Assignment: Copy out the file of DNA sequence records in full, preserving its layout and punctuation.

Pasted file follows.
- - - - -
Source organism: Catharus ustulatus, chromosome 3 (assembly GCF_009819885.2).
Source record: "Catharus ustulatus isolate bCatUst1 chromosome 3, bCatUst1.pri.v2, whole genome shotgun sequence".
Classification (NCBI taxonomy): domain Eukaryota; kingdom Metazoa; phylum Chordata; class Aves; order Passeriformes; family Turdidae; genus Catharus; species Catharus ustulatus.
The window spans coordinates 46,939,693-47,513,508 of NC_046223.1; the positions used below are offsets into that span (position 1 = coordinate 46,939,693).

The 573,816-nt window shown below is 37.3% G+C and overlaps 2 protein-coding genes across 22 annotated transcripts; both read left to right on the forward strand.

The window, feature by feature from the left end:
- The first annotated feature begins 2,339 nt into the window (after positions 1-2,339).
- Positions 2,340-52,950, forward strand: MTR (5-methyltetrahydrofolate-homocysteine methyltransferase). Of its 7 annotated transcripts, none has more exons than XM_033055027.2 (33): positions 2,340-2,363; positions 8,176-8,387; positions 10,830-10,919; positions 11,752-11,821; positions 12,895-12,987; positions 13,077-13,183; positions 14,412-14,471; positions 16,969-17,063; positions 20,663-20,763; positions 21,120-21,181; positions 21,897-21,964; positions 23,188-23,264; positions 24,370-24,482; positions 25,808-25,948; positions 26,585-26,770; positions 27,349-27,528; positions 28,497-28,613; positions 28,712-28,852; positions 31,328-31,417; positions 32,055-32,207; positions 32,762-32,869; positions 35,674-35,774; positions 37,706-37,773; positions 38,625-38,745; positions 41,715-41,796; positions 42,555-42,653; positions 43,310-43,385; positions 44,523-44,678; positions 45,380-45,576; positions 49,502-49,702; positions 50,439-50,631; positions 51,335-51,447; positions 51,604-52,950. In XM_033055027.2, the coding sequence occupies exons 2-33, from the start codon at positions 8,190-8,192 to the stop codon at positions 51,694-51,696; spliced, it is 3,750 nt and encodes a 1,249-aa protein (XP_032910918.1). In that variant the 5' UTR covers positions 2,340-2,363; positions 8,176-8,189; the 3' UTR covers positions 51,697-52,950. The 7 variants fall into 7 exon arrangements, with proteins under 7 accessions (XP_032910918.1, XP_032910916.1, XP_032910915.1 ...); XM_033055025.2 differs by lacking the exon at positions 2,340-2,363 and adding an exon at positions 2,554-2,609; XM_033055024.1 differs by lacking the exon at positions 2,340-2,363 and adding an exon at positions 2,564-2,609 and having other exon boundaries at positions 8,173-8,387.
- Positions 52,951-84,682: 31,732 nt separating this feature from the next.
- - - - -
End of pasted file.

Source organism: Catharus ustulatus, chromosome 3 (assembly GCF_009819885.2).
Source record: "Catharus ustulatus isolate bCatUst1 chromosome 3, bCatUst1.pri.v2, whole genome shotgun sequence".
Classification (NCBI taxonomy): domain Eukaryota; kingdom Metazoa; phylum Chordata; class Aves; order Passeriformes; family Turdidae; genus Catharus; species Catharus ustulatus.
The window spans coordinates 46,939,693-47,513,508 of NC_046223.1; the positions used below are offsets into that span (position 1 = coordinate 46,939,693).

The 573,816-nt window shown below is 37.3% G+C and overlaps 2 protein-coding genes across 22 annotated transcripts; both read left to right on the forward strand.

The window, feature by feature from the left end:
- The first annotated feature begins 2,339 nt into the window (after positions 1-2,339).
- Positions 2,340-52,950, forward strand: MTR (5-methyltetrahydrofolate-homocysteine methyltransferase). Of its 7 annotated transcripts, none has more exons than XM_033055027.2 (33): positions 2,340-2,363; positions 8,176-8,387; positions 10,830-10,919; positions 11,752-11,821; positions 12,895-12,987; positions 13,077-13,183; positions 14,412-14,471; positions 16,969-17,063; positions 20,663-20,763; positions 21,120-21,181; positions 21,897-21,964; positions 23,188-23,264; positions 24,370-24,482; positions 25,808-25,948; positions 26,585-26,770; positions 27,349-27,528; positions 28,497-28,613; positions 28,712-28,852; positions 31,328-31,417; positions 32,055-32,207; positions 32,762-32,869; positions 35,674-35,774; positions 37,706-37,773; positions 38,625-38,745; positions 41,715-41,796; positions 42,555-42,653; positions 43,310-43,385; positions 44,523-44,678; positions 45,380-45,576; positions 49,502-49,702; positions 50,439-50,631; positions 51,335-51,447; positions 51,604-52,950. In XM_033055027.2, the coding sequence occupies exons 2-33, from the start codon at positions 8,190-8,192 to the stop codon at positions 51,694-51,696; spliced, it is 3,750 nt and encodes a 1,249-aa protein (XP_032910918.1). In that variant the 5' UTR covers positions 2,340-2,363; positions 8,176-8,189; the 3' UTR covers positions 51,697-52,950. The 7 variants fall into 7 exon arrangements, with proteins under 7 accessions (XP_032910918.1, XP_032910916.1, XP_032910915.1 ...); XM_033055025.2 differs by lacking the exon at positions 2,340-2,363 and adding an exon at positions 2,554-2,609; XM_033055024.1 differs by lacking the exon at positions 2,340-2,363 and adding an exon at positions 2,564-2,609 and having other exon boundaries at positions 8,173-8,387.
- Positions 52,951-84,682: 31,732 nt separating this feature from the next.